Harlem Renaissance: Burst of Creativity among African American Writers and Artists in the 1920s


If we must die, let it not be like hogs
Hunted and penned in an inglorious spot,
While round us bark the mad and hungry dogs,
Making their mock at our accursed lot.
If we must die, 0 let us nobly die,
So that our precious blood may not be shed
In vain; then even the monsters we defy
Shall be constrained to honour us though dead!
0 kinsmen1 We must meet the common foe!
Though far outnumbered let us show us brave,
And for their thousand blows deal one deathblow!
What though before us lies the open grave?
Like men we’ll face the murderous, cowardly pack,
Pressed to the wall, dying, but fighting back!  ”- Claude McKay’s militant sonnet If We Must Die (1919)

Harlem Renaissance, the burst of creativity among African American writers and artists in the 1920s and early 1930s that was centered in the Harlem neighborhood of New York City. Variously known as the New Negro movement, the New Negro Renaissance, and the Negro Renaissance, the movement emerged toward the end of World War I in 1918, blossomed in the mid- to late 1920s, and then faded in the mid-1930s. The term ‘Renaissance’ which literally means rebirth is loosely applied to this creativity (efflorescence, for it was really a birth) for this was the first opportunity African Americans had to create and celebrate the uniqueness of their culture. The Harlem Renaissance marked the first time that mainstream publishers and critics took African American literature seriously and that African American literature and arts attracted significant attention from the nation at large. Read More Literary Terms Although it was primarily a literary movement, it was closely related to developments in African American music, theater, art, and politics.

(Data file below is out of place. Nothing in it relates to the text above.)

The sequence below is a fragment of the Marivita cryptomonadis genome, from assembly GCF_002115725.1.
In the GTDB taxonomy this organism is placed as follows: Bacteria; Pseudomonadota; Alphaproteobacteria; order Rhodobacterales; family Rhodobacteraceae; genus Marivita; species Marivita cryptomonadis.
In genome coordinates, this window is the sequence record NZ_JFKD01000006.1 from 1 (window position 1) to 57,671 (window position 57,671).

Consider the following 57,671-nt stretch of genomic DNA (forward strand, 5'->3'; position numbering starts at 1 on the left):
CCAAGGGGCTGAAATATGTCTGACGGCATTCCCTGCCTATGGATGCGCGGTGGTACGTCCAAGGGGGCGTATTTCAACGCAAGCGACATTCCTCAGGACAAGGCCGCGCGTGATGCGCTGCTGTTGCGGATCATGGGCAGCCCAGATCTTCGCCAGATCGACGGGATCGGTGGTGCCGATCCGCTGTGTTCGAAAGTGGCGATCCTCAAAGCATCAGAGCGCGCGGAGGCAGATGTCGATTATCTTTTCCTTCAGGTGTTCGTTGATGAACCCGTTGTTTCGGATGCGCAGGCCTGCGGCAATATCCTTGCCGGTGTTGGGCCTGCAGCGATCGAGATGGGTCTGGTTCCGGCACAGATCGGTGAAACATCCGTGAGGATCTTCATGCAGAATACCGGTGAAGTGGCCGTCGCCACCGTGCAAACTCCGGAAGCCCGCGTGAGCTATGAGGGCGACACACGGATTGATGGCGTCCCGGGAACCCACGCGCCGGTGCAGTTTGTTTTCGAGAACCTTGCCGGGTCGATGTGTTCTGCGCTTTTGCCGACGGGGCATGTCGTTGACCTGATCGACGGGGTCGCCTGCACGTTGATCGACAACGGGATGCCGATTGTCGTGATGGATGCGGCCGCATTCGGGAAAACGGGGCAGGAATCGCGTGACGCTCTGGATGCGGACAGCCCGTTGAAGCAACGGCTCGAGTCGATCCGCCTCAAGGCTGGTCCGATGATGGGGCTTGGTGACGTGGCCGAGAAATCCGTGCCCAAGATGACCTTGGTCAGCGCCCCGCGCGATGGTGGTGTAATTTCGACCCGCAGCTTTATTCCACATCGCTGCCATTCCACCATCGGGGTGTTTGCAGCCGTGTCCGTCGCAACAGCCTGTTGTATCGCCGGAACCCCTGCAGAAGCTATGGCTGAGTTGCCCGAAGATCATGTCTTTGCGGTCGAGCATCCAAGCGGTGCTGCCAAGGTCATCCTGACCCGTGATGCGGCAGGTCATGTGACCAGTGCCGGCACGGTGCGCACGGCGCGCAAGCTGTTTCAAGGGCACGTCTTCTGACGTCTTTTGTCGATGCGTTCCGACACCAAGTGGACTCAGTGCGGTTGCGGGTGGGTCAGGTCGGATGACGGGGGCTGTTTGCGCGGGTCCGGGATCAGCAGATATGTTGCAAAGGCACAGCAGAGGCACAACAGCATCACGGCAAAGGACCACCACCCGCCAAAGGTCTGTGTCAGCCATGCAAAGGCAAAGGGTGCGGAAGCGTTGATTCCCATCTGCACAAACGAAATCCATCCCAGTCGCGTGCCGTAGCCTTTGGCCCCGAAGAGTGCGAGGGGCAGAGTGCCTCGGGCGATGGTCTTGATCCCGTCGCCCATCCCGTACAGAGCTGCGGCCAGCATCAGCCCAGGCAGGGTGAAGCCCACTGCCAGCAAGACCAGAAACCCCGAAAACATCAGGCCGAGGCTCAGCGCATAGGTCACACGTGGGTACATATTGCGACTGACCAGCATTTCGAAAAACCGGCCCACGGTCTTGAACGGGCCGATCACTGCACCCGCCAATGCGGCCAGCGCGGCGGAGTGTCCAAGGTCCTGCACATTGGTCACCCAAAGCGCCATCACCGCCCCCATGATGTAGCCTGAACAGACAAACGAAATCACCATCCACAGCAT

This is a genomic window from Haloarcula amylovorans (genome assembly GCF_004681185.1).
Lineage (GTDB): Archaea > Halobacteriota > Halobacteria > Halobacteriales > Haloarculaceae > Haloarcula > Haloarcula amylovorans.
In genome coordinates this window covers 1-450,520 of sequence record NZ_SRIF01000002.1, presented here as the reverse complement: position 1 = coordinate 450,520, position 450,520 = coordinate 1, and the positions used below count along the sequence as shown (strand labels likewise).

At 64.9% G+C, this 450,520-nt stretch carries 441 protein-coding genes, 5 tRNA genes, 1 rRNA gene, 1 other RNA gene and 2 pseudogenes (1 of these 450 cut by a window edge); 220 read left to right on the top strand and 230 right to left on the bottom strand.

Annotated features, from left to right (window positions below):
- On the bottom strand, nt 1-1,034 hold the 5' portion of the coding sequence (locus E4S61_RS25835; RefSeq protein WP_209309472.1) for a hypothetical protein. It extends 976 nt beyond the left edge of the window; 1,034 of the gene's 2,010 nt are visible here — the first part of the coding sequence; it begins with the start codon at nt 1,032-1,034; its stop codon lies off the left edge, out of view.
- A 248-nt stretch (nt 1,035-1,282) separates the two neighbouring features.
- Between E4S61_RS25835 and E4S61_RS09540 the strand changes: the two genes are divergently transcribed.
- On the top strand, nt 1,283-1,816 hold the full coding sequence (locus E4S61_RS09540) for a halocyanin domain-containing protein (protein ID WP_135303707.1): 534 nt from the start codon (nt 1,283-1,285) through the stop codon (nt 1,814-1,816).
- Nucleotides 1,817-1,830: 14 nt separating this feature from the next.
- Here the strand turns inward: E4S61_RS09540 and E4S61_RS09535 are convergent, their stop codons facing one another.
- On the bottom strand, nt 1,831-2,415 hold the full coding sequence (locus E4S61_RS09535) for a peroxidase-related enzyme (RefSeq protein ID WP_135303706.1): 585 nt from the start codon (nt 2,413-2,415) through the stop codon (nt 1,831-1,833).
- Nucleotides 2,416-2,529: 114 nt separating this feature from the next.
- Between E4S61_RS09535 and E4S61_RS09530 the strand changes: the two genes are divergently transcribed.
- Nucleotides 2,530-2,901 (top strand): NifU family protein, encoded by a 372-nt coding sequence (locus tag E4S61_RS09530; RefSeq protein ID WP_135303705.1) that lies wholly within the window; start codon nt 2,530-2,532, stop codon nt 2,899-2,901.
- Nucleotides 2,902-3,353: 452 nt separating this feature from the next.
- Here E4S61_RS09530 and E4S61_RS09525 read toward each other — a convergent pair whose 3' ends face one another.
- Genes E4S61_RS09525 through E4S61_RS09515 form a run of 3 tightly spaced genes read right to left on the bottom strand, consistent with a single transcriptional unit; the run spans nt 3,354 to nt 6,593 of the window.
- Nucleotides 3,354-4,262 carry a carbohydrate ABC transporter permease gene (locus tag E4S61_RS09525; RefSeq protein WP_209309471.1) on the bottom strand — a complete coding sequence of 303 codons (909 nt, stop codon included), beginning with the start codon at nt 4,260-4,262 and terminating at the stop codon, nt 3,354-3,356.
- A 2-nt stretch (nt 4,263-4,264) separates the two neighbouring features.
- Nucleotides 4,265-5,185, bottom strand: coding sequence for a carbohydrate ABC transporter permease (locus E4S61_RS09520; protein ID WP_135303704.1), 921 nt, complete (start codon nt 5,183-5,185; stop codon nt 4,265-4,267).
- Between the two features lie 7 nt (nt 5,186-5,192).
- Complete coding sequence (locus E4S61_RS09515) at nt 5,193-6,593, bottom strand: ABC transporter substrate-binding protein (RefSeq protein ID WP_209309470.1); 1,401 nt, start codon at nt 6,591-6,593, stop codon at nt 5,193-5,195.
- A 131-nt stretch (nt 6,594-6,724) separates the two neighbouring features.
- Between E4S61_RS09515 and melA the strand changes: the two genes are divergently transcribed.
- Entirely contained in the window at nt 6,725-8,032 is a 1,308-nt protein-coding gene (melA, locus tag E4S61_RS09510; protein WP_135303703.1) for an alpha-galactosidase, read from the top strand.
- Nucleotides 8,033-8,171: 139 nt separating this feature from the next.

Several Factors laid the Groundwork for the Movement the Harlem Renaissance:

The large scale migration of blacks from the rural south to the urban north in search of jobs and a better life for themselves and their children is one of the best reasons. During a phenomenon known as the Great Migration, hundreds of thousands of black Americans moved from an economically depressed rural South to industrial cities of the North to take advantage of the employment opportunities created by World War I. As more and more educated and socially conscious blacks settled in New York’s neighborhood of Harlem, it developed into the political and cultural center of black America. The industrial expansion in the north had created a new demand for labour which was filled in by blacks. The beginning of World War I also required the employers to recruit blacks in order to replace white males who had gone to war. Read More Literary Terms A black middle class had developed by the turn of the century, fostered by increased education and employment opportunities following the American Civil War (1861-1865).

Equally important, during the 1910s a new political agenda advocating racial equality arose in the African American community, particularly in its growing middle class. Championing the agenda were black historian and sociologist W. E. B. Du Bois and the National Association for the Advancement of Colored People (NAACP), which was founded in 1909 to advance the rights of blacks. Read More Literary Terms This agenda was also reflected in the efforts of Jamaican-born Black Nationalist Marcus Garvey, whose “Back to Africa” movement inspired racial pride among blacks in the United States.

Great Writers of this Movement:

Paul Laurence Dunbar , Charles W. Chesnutt , James Weldon Johnson, Claude McKay ,McKay, Jean Toomerr, Jessie Fauset, Langston Hughes, Wallace Thurman, Zora Neale Hurston, Langston Hughes,Countee Cullen ,Ralph Ellison, Richard Wright etc.

Reference: Wikipedia, Encyclopedia Britannica


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